Carl Bergstrom was interviewed by Scientific American about his tool kit for navigating the daily deluge of news about the novel coronavirus, from finding reliable sources to interpreting reporting about preprint research.
"The first thing to recognize [is that] because the science changes, the advice that you get from health professionals changes over time as well. You’ll see people saying, “Well, you can’t trust [National Institute of Allergy and Infectious Diseases director Anthony] Fauci, because he was saying one thing in February, and he’s saying something else in July.” This is completely backwards. The people you can't trust are the ones who have not changed their views and advice, despite having enormously more evidence. The ones who are changing their views and advice, based on evidence, are the ones who are doing science and the ones who are giving good recommendations.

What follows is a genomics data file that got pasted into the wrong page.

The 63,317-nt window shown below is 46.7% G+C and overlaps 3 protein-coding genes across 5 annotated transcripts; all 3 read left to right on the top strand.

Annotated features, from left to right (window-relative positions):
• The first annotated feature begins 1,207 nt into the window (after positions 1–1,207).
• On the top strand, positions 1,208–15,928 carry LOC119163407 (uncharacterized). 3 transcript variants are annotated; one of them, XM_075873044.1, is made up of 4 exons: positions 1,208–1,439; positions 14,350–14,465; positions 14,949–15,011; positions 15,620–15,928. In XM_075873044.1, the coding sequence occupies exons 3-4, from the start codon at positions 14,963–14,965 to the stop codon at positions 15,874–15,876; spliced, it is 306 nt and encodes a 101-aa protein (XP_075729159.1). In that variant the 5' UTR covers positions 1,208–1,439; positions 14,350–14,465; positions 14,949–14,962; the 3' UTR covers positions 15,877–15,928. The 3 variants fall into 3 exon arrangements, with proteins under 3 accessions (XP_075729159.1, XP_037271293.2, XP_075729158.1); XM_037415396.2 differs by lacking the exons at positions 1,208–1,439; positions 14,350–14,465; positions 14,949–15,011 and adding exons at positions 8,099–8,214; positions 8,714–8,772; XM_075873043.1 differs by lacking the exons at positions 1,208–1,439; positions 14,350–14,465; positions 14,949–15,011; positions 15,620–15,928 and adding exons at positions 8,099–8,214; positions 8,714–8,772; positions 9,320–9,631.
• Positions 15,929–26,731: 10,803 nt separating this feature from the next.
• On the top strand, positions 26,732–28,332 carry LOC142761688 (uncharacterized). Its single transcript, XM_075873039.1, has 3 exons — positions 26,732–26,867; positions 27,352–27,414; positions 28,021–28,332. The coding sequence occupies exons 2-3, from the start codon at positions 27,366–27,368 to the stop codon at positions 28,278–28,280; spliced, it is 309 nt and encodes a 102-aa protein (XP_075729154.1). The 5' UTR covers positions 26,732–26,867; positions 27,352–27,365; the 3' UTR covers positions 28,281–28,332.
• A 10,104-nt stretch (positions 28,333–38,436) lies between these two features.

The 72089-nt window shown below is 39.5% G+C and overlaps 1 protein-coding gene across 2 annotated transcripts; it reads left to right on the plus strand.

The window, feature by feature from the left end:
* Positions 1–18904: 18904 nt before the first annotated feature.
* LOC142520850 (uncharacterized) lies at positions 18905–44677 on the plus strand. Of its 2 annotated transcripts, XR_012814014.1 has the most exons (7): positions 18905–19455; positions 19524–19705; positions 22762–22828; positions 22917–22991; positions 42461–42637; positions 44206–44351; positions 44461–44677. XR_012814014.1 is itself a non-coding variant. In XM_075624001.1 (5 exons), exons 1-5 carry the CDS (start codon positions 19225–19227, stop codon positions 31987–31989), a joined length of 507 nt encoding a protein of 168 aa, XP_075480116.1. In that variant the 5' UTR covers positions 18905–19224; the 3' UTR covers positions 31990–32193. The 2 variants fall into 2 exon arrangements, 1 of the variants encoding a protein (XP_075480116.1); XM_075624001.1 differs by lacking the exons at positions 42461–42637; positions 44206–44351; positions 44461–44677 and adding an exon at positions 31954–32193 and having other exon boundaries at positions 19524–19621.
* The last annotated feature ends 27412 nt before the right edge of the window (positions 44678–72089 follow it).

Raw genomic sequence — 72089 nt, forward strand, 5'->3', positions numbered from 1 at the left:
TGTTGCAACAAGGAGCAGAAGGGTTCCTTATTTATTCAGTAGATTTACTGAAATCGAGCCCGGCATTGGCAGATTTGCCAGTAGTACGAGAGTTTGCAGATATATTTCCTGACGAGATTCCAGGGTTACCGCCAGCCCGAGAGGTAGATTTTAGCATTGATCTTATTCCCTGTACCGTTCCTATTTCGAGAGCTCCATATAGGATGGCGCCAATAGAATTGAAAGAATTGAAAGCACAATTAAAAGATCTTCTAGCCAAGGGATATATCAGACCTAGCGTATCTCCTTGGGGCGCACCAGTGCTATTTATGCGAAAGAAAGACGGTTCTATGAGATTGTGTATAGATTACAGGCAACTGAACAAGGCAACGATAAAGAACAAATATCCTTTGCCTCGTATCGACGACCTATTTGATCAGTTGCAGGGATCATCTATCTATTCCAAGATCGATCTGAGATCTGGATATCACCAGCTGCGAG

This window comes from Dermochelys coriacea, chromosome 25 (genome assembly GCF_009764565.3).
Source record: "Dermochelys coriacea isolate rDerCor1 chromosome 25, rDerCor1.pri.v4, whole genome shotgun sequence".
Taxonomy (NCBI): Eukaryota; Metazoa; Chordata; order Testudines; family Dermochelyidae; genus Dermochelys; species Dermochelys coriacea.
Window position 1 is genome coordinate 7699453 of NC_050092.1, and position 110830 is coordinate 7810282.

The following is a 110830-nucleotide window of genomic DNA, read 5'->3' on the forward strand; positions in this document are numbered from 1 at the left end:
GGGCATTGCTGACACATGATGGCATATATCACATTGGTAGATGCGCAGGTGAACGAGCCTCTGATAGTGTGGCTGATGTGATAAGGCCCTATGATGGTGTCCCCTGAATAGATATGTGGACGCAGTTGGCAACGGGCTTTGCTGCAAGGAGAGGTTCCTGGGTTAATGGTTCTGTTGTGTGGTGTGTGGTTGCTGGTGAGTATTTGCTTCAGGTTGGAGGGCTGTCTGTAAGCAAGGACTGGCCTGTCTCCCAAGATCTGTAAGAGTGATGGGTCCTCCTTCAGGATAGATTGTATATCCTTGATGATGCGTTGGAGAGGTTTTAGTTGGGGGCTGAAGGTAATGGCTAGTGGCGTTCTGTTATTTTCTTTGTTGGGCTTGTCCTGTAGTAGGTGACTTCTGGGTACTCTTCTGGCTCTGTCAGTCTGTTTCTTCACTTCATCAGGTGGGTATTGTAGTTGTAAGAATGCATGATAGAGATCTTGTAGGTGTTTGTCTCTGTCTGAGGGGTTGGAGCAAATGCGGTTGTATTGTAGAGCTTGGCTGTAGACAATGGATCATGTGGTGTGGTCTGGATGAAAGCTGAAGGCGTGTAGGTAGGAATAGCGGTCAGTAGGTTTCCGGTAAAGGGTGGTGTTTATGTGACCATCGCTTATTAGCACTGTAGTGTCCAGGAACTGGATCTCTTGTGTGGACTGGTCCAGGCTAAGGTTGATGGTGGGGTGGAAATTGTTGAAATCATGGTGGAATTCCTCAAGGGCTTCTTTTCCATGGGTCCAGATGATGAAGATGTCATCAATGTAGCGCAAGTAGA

In terms of how you actually sort out misinformation, it’s important to look at the sources of the information. Maybe someone tweets that there’s this paper out, and that links to a newspaper story. Well, go back to the newspaper story. And then the newspaper story might link to the original paper. Go back to the original paper. Triangulating is another really important thing. If there’s a claim that’s out there, make sure that that claim is being made by multiple venues—and [that it is] not only tweeted by multiple accounts but is actually coming from different people. If something seems too good or too bad to be true, it probably is."
Read the full article here.